"Why was such an evidence of early Christianity was found only in Xuzhou?" said Wang Meixiu, of the Chinese Academy of Social Sciences. "The city lies inland, away from the ancient route of communications between the East and West. How could the ancient Christians travel there without leaving any trace in those towns along the route?"

Xin cited a parallel in the arrival of Buddhism to China.
"As often was the case, foreign religions first arrived in China through international transportation," he said. "There were recent pieces of evidence of the arrival of Buddhism during the Han Dynasty, also earlier than it is commonly thought. But they were all collected from excavation sites in coastal cities, such as Lianyungang and Yinan, both on the East China Sea. Little, so far as I know, could be obtained from Xuzhou, which is more than 250 kilometres away from the sea."

Besides their location in an inland city, the date of the reliefs is also problematic when considered as evidence of the arrival of Christianity, according to Tong Xun, professor at Beijing Union University.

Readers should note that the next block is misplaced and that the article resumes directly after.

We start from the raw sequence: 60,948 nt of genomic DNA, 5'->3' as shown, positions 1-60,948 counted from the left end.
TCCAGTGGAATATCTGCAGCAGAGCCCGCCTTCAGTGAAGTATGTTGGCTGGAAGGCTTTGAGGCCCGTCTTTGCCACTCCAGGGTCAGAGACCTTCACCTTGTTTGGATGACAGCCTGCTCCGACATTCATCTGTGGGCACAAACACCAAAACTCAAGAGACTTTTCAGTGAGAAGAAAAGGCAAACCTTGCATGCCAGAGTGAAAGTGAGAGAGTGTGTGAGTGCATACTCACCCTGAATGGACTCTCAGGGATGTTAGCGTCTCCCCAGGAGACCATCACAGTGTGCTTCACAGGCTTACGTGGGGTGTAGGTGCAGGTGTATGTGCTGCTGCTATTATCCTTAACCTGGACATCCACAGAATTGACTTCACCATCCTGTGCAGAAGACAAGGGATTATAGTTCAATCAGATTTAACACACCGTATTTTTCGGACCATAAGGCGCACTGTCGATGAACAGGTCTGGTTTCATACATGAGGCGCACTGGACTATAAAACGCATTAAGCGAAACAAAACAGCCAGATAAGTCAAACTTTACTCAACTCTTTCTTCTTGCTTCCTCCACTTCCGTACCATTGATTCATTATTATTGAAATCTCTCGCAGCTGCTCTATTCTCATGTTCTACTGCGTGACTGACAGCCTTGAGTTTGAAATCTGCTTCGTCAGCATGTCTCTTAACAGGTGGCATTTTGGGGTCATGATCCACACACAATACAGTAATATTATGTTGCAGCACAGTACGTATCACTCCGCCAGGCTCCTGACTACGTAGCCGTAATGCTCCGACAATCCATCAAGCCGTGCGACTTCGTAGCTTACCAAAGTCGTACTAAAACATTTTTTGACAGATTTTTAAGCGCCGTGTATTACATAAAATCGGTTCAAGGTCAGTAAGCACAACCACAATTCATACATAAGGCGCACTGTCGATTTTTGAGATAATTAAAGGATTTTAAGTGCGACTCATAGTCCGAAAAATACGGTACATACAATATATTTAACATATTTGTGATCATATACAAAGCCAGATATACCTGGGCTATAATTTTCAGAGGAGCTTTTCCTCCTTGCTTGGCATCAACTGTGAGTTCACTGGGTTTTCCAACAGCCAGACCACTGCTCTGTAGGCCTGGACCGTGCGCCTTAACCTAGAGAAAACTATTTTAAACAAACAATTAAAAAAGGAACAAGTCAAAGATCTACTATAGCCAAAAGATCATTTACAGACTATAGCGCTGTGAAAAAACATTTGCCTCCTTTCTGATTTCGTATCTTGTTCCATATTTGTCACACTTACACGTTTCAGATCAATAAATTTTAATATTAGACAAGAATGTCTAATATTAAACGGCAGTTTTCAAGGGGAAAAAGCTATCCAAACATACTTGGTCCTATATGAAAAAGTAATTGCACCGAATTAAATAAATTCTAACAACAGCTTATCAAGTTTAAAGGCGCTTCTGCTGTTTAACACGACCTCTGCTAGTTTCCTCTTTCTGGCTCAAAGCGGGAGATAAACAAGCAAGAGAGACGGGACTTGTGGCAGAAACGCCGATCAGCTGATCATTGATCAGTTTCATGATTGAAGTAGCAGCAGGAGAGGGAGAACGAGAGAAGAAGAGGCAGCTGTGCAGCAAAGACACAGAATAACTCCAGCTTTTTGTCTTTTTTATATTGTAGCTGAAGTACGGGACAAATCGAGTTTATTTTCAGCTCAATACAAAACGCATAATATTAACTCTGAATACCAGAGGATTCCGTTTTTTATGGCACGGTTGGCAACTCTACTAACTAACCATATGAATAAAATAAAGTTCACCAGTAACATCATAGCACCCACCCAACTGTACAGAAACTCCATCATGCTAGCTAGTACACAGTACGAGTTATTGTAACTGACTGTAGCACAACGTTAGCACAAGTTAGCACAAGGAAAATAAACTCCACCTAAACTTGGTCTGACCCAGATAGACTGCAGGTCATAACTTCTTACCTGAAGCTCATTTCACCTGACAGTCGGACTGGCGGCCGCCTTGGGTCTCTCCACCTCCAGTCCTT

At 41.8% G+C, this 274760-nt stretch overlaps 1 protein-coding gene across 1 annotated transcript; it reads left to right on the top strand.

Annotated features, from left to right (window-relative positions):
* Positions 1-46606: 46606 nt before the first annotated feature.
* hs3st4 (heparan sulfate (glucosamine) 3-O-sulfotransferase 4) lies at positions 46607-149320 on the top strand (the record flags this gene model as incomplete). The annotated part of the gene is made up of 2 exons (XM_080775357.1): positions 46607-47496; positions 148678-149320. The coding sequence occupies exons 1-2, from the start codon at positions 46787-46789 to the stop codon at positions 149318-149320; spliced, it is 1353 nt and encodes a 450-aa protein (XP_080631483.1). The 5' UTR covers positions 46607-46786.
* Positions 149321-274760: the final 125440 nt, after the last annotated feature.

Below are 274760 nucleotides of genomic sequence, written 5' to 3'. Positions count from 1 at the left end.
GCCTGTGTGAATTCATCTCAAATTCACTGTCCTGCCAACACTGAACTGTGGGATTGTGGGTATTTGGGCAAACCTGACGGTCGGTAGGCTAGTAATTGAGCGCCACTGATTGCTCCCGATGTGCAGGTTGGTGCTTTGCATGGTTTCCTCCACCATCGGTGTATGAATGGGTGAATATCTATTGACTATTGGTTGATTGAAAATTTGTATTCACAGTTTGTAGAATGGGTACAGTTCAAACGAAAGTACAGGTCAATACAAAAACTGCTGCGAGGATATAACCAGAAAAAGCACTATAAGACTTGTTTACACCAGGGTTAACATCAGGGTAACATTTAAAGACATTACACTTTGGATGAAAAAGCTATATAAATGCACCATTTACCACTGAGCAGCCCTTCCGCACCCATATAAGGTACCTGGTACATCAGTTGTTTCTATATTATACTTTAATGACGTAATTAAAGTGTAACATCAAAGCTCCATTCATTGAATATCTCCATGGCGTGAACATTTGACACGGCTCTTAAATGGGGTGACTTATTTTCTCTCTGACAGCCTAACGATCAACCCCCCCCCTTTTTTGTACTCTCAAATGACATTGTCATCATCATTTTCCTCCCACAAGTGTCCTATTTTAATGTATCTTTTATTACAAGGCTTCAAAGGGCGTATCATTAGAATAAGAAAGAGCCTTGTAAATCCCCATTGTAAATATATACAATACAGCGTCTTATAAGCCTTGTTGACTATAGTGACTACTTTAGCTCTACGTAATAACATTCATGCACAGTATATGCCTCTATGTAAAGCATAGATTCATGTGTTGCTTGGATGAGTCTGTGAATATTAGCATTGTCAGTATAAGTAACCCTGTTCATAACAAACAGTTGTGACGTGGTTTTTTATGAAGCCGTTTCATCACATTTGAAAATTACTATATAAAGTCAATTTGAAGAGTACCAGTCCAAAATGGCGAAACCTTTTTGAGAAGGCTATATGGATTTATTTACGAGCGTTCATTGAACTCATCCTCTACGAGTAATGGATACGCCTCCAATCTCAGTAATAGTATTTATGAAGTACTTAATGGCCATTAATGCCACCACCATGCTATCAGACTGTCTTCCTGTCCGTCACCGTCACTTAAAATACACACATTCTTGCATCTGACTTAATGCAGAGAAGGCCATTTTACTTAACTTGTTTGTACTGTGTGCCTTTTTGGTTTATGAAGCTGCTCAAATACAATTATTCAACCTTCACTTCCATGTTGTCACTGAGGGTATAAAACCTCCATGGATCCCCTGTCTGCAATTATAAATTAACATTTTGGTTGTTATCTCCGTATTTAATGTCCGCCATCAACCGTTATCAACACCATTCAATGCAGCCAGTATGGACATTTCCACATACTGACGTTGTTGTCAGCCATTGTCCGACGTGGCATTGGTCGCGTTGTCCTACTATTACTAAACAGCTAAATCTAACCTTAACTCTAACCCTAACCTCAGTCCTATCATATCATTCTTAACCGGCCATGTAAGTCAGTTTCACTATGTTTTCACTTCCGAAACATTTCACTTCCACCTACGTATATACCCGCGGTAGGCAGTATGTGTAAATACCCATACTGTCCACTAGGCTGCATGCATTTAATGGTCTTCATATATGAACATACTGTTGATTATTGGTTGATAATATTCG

"The timing of the 1st century is too early to be true," she said. "Christianity was far from being well-established then. Even at its place of origin, it spread mainly among the disadvantaged people in society."
Despite the many objections of the other scholars, Wang's discovery will definitely arouse the interest of historians in the Chinese Christian community, who will take up the research, said Qi, of Yanjing Seminary.
"They are not going to say no to Professor Wang without making investigations, because he is the 'flagship' historian in the Chinese Christian community," Qi said. "He is a master not only of the Christian history in China, but also of Chinese art and culture.
"There could be an earthquake in the world's Christian community and probably outside it if Professor Wang is right.
"World history could be rewritten."